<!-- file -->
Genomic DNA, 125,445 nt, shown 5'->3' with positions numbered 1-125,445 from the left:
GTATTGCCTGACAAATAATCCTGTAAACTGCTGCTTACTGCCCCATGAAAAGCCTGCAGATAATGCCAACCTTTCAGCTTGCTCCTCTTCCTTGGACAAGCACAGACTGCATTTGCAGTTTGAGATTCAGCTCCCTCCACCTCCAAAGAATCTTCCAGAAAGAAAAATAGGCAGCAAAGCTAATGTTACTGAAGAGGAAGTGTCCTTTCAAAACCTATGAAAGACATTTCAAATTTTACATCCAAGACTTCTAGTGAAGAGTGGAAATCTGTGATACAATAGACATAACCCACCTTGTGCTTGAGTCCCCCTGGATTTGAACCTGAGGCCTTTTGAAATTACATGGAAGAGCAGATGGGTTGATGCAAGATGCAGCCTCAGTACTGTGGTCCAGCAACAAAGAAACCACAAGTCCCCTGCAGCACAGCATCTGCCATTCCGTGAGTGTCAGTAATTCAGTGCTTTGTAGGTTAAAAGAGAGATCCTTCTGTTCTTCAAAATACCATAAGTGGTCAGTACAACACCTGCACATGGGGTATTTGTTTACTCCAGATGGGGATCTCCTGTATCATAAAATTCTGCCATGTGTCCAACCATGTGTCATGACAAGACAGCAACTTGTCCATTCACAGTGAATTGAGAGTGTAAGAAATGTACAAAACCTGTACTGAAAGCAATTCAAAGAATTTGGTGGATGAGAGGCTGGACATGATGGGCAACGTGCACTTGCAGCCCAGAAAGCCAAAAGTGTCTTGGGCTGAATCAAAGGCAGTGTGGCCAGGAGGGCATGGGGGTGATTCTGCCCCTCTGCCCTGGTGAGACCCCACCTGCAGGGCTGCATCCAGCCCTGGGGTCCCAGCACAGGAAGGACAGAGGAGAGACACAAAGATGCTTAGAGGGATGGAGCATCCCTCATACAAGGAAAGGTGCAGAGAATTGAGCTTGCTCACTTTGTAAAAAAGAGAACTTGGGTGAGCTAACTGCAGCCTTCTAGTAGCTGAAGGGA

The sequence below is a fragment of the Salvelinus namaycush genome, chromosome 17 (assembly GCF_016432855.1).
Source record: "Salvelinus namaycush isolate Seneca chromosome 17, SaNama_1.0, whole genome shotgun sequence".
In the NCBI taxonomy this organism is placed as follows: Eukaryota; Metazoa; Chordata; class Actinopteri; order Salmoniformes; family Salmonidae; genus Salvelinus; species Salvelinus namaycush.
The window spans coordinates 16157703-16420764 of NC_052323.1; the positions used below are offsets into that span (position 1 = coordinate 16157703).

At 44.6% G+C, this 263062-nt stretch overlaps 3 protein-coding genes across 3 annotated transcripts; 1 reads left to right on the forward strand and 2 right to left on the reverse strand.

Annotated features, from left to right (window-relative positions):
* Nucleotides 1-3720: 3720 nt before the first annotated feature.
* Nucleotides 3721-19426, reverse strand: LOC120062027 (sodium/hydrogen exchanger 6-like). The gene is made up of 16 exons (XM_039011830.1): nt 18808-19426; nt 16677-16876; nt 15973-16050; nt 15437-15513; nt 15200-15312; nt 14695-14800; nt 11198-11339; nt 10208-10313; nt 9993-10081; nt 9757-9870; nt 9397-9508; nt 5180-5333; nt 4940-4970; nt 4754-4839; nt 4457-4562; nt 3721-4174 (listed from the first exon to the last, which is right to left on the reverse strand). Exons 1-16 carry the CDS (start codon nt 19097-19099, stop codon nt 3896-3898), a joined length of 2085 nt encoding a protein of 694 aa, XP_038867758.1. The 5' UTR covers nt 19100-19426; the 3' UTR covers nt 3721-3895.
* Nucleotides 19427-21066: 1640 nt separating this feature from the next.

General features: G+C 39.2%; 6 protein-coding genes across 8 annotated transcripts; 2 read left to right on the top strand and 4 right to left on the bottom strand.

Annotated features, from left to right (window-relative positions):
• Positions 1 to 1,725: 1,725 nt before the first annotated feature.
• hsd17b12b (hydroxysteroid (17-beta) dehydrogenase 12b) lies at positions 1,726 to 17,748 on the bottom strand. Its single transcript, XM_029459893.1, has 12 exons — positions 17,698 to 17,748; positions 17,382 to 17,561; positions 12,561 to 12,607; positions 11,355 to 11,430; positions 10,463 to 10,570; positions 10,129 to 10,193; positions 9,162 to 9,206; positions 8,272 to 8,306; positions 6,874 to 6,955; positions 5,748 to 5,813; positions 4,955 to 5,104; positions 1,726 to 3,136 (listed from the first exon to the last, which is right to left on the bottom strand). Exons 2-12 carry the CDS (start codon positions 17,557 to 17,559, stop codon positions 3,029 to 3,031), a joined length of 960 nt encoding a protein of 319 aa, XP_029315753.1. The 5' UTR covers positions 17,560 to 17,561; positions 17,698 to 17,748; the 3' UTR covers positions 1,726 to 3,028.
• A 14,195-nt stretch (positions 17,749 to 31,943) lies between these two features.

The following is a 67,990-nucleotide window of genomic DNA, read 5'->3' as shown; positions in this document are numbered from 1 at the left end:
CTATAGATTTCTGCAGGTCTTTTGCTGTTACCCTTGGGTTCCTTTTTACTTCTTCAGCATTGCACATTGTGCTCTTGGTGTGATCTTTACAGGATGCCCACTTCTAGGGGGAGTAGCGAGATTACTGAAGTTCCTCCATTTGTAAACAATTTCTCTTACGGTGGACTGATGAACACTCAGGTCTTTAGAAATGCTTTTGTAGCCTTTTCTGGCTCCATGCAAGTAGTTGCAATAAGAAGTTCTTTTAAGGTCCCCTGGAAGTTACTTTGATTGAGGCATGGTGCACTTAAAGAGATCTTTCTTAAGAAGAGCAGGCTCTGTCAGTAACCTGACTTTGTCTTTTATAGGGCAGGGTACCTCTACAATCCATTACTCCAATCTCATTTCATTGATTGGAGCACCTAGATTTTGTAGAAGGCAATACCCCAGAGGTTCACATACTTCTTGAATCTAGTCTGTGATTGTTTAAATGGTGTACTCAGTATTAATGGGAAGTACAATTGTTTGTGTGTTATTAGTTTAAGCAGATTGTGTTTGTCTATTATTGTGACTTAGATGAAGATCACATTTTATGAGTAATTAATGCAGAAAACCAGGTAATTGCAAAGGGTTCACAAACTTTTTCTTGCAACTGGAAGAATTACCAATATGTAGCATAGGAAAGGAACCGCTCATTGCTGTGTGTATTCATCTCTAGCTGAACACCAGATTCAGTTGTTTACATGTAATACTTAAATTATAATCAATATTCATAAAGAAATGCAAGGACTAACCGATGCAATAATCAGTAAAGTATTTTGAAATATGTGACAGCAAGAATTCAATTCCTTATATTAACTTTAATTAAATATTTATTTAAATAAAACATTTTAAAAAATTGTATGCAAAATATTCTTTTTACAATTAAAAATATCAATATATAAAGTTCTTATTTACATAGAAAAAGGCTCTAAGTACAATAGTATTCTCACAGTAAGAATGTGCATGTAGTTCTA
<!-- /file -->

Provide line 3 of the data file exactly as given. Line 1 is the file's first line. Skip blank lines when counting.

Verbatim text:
The sequence below is a fragment of the Salvelinus namaycush genome, chromosome 17 (assembly GCF_016432855.1).